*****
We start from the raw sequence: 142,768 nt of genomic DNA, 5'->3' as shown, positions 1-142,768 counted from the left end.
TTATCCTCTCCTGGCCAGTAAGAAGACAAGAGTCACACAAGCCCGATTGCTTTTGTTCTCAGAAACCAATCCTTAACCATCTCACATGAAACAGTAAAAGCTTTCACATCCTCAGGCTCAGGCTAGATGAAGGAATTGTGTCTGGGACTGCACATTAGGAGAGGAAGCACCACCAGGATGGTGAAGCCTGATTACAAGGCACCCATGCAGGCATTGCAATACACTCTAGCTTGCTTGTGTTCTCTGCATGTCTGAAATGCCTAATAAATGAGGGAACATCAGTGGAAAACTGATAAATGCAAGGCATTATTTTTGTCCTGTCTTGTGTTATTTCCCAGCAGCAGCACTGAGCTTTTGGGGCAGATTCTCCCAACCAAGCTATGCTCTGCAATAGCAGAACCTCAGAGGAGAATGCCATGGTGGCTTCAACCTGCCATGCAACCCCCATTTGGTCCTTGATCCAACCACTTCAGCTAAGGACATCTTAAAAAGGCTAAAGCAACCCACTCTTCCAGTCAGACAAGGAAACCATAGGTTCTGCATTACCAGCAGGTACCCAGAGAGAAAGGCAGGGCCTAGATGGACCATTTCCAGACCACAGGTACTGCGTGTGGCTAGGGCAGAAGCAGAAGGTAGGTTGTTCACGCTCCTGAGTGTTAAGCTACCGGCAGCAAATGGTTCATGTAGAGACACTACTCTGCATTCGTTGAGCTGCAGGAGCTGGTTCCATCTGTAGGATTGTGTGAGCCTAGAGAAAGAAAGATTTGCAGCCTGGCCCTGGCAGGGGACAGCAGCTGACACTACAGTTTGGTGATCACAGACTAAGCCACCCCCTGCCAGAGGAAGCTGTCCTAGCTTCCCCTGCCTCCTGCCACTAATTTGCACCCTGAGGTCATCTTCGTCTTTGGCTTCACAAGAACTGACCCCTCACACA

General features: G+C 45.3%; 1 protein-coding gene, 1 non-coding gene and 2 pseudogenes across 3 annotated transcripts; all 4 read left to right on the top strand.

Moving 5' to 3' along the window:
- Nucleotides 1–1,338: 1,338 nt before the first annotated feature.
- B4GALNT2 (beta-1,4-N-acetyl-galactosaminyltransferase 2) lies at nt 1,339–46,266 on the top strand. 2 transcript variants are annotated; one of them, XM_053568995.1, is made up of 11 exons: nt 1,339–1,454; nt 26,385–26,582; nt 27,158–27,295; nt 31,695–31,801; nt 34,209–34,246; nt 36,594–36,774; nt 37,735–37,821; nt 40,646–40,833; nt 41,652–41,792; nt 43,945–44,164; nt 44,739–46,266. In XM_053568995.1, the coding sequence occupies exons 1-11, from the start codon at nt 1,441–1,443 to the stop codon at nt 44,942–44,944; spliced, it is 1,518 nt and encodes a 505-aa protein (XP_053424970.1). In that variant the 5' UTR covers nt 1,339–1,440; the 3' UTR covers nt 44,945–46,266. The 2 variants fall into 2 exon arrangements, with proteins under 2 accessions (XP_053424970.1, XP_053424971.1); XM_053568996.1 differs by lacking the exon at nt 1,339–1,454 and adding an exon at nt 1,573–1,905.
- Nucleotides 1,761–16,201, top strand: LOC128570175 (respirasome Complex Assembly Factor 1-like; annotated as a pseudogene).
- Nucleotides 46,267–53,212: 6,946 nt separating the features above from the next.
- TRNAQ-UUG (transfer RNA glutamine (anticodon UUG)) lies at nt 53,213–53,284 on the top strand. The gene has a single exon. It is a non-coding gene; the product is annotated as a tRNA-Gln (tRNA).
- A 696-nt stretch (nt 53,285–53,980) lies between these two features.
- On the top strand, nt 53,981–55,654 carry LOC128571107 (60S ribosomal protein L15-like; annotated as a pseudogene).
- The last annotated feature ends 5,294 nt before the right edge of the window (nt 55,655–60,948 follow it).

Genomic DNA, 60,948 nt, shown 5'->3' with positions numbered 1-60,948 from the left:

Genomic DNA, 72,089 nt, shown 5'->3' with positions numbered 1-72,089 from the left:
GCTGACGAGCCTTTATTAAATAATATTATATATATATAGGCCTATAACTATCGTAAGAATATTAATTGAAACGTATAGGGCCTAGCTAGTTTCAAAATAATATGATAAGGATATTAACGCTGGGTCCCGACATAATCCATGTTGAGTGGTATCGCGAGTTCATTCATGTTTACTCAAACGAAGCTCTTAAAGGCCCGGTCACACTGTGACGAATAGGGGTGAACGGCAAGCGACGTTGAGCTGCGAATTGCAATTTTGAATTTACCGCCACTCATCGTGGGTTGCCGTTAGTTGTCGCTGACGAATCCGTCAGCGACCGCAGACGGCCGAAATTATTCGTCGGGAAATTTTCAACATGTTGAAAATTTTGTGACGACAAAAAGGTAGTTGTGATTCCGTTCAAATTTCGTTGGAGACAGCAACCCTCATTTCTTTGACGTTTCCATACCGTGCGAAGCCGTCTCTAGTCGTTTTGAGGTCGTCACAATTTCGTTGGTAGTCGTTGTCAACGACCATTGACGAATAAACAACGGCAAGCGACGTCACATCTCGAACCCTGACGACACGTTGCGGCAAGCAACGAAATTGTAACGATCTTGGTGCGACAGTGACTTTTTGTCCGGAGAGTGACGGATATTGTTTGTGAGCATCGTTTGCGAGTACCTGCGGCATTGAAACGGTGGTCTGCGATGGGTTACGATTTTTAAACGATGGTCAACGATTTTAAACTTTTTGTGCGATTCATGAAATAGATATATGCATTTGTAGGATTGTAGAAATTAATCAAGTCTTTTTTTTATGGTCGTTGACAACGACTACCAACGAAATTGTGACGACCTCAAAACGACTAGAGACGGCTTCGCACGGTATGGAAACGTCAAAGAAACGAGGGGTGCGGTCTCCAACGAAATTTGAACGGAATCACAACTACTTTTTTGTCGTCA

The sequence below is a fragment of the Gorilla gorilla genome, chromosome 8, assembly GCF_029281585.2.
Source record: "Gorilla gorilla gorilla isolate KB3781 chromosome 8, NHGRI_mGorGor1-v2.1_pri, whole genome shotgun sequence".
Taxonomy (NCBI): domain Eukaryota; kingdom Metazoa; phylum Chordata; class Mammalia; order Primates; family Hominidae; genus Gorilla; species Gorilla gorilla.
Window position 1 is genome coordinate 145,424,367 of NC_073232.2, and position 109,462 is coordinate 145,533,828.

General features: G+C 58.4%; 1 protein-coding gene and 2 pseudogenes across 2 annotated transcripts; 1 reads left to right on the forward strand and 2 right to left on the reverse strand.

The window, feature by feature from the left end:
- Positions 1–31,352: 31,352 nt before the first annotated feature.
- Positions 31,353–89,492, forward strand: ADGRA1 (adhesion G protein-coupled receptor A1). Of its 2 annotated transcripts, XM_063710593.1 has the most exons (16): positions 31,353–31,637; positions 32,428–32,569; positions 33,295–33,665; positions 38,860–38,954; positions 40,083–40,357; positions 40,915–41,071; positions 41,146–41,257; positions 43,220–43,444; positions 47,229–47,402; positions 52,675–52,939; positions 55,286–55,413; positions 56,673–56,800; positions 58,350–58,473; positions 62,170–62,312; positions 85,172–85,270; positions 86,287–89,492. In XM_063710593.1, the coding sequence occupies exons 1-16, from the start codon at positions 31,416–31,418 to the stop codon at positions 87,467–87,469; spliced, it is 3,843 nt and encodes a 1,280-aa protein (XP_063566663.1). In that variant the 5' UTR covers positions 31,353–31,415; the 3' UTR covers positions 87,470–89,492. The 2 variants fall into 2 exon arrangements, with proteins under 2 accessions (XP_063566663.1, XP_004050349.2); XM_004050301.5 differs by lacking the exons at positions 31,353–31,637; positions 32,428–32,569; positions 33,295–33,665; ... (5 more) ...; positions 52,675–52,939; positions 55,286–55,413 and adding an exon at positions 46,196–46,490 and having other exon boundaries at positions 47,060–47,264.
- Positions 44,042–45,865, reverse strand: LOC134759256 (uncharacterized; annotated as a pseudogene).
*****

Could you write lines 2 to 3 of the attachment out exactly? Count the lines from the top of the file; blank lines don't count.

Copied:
TTATCCTCTCCTGGCCAGTAAGAAGACAAGAGTCACACAAGCCCGATTGCTTTTGTTCTCAGAAACCAATCCTTAACCATCTCACATGAAACAGTAAAAGCTTTCACATCCTCAGGCTCAGGCTAGATGAAGGAATTGTGTCTGGGACTGCACATTAGGAGAGGAAGCACCACCAGGATGGTGAAGCCTGATTACAAGGCACCCATGCAGGCATTGCAATACACTCTAGCTTGCTTGTGTTCTCTGCATGTCTGAAATGCCTAATAAATGAGGGAACATCAGTGGAAAACTGATAAATGCAAGGCATTATTTTTGTCCTGTCTTGTGTTATTTCCCAGCAGCAGCACTGAGCTTTTGGGGCAGATTCTCCCAACCAAGCTATGCTCTGCAATAGCAGAACCTCAGAGGAGAATGCCATGGTGGCTTCAACCTGCCATGCAACCCCCATTTGGTCCTTGATCCAACCACTTCAGCTAAGGACATCTTAAAAAGGCTAAAGCAACCCACTCTTCCAGTCAGACAAGGAAACCATAGGTTCTGCATTACCAGCAGGTACCCAGAGAGAAAGGCAGGGCCTAGATGGACCATTTCCAGACCACAGGTACTGCGTGTGGCTAGGGCAGAAGCAGAAGGTAGGTTGTTCACGCTCCTGAGTGTTAAGCTACCGGCAGCAAATGGTTCATGTAGAGACACTACTCTGCATTCGTTGAGCTGCAGGAGCTGGTTCCATCTGTAGGATTGTGTGAGCCTAGAGAAAGAAAGATTTGCAGCCTGGCCCTGGCAGGGGACAGCAGCTGACACTACAGTTTGGTGATCACAGACTAAGCCACCCCCTGCCAGAGGAAGCTGTCCTAGCTTCCCCTGCCTCCTGCCACTAATTTGCACCCTGAGGTCATCTTCGTCTTTGGCTTCACAAGAACTGACCCCTCACACA

General features: G+C 45.3%; 1 protein-coding gene, 1 non-coding gene and 2 pseudogenes across 3 annotated transcripts; all 4 read left to right on the top strand.